Holocaust Survivor Reveals the World through His Eyes


Sonal Madhok

Schwartz answers questions after event

Leslie Schwartz, 88, a Holocaust survivor and lifelong learner, revealed his truth to an audience gathered in the Twin Lights room at Brookdale Community College’s Lincroft campus on April 2.

Although initially wary to speak of his past, Schwartz is a “fighter” has now spent over a decade visiting the students of Germany to educate them about the Holocaust. Schwartz felt inspired by Max Mannheimer, another Holocaust survivor he knew from the Dachau concentration camp, to end his six-decade silence.

The packed audience of students and community members first watched a documentary of Schwartz’s past experiences on “The Mühldorf Train of Death.” Marc Bonagura, professor of English at Brookdale Community College and Director of the Center for World War II Studies and Conflict Resolution, then displayed a Powerpoint explaining more about Leslie’s life before opening the floor to Schwartz.

Schwartz was 14 when he was taken from his village in Hungary and placed in the Auschwitz-Birkenau concentration camp in Poland; he was 16 when he was freed. Over the course of two years, he was shot in the head, lost his mother and endured several other traumatic events, but Schwartz does not feel spiteful toward the perpetrators.

“It was never in me,” said Schwartz. “After returning to the schools, I saw these kids that were wonderful to me. I just wanted to live.”

Even when he was younger, Schwartz knew he had a deeper purpose in life that enabled him to not lose hope for a brighter future.

“Being I was a kid, I wanted to be a hero,” Schwartz said. “I wanted to live this through and tell my story.”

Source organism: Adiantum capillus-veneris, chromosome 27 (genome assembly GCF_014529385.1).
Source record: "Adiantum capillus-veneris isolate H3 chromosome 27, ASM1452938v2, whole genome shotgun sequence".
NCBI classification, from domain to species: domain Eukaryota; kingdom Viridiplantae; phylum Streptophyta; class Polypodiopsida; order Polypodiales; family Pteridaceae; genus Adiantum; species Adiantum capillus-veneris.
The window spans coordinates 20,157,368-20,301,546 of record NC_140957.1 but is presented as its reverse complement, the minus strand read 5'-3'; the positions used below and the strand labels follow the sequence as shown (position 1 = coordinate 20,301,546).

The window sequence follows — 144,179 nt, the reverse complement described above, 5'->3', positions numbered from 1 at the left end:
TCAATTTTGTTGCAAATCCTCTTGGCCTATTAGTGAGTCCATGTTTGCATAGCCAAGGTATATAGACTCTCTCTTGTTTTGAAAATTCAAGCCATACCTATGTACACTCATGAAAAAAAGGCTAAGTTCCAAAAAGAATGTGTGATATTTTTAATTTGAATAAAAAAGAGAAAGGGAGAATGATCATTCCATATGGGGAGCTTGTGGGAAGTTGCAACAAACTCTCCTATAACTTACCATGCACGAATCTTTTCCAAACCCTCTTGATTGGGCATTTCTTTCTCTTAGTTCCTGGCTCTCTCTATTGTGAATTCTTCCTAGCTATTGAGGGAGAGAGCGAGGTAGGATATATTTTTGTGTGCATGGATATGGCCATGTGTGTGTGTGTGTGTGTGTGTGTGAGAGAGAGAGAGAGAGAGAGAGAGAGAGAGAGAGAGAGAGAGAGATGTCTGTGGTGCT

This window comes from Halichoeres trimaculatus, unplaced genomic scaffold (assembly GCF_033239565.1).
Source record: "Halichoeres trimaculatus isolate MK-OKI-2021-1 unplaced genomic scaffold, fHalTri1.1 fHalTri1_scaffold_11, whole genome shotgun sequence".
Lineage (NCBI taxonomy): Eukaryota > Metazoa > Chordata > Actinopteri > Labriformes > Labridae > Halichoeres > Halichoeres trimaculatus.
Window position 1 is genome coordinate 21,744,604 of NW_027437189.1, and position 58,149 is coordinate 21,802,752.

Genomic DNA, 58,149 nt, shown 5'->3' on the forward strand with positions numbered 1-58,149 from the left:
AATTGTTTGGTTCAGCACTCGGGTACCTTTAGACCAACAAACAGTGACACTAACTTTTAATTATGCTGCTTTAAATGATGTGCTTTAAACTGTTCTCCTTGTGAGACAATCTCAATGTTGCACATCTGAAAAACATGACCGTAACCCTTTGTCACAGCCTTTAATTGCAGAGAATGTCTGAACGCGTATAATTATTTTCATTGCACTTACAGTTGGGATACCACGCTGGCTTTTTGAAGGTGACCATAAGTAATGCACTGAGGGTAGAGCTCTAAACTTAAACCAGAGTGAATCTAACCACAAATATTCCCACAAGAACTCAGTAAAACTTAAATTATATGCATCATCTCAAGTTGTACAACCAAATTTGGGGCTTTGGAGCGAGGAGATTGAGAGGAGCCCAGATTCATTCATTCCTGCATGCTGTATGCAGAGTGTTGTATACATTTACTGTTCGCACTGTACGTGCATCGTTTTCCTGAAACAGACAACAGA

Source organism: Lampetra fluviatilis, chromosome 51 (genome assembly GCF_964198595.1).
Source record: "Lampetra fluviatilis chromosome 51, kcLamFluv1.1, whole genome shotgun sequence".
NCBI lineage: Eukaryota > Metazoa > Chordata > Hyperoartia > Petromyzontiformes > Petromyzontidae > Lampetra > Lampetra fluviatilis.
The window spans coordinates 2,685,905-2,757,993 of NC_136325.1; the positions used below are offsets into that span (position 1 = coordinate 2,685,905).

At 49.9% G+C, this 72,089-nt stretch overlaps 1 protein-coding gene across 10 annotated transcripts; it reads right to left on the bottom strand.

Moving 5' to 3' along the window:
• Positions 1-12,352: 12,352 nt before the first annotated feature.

When Schwartz first landed in America, July 1946, he stayed in an orphanage in the Bronx briefly before being sent with a social worker to Los Angeles to live with his uncle. Schwartz could not speak English but started attending a school in Bull Heights, a “Jewish-populated area.” Schwartz struggled, but is grateful his teacher and he were able to communicate in Yiddish until she helped him become accustomed to the new culture.

Afterward, Schwartz said he received a job at a printing company called InkHouse in New York City, fell in love and worked in the city from then on. Eventually, he moved on to an insurance company and at last was able to also own a printing company.

The hardest part of Schwartz’s journey to educate others about the Holocaust was his inclination to cry when he first began speaking.

“It was emotional,” Schwartz said. “But a man [in the interviewing room when filming the documentary] said to me that if you cry they will not ask you questions.” Schwartz laughed after this statement, but with each passing day, he felt himself become stronger and knew his story needed to be told.

After moving to America, he felt discrimination from others. Schwartz discussed a time when he worked at his first printing company and he was a delivery boy. On days when it was freezing or raining they would say, “send the Jew.”

Schwartz then discussed the issue of racism that is presently occurring in the country.

“When I was liberated, by the U.S. Army, many of the Negro community brought us food and entertained us,” said Schwartz. “When I came in 1946, the racism in this country bothered the hell out of me. These men fought beside the white men.”

Although race relations have improved some, he believes there is a lot of work to be done.

At the closing of Schwartz’s presentation, Associate Professor Debbie Mura asked what he wanted people to remember after hearing him speak.

“I want people to remember this 14 year old kid who suffered so much, coped with it and now is at the age of 88 and is going strong,” Schwartz said.

He closed his presentation after reciting a poem called “The Legacy” to inspire his audience to never give up no matter what and to share the story of the Holocaust. The audience was then able to meet with Schwartz individually, take pictures and share their own stories.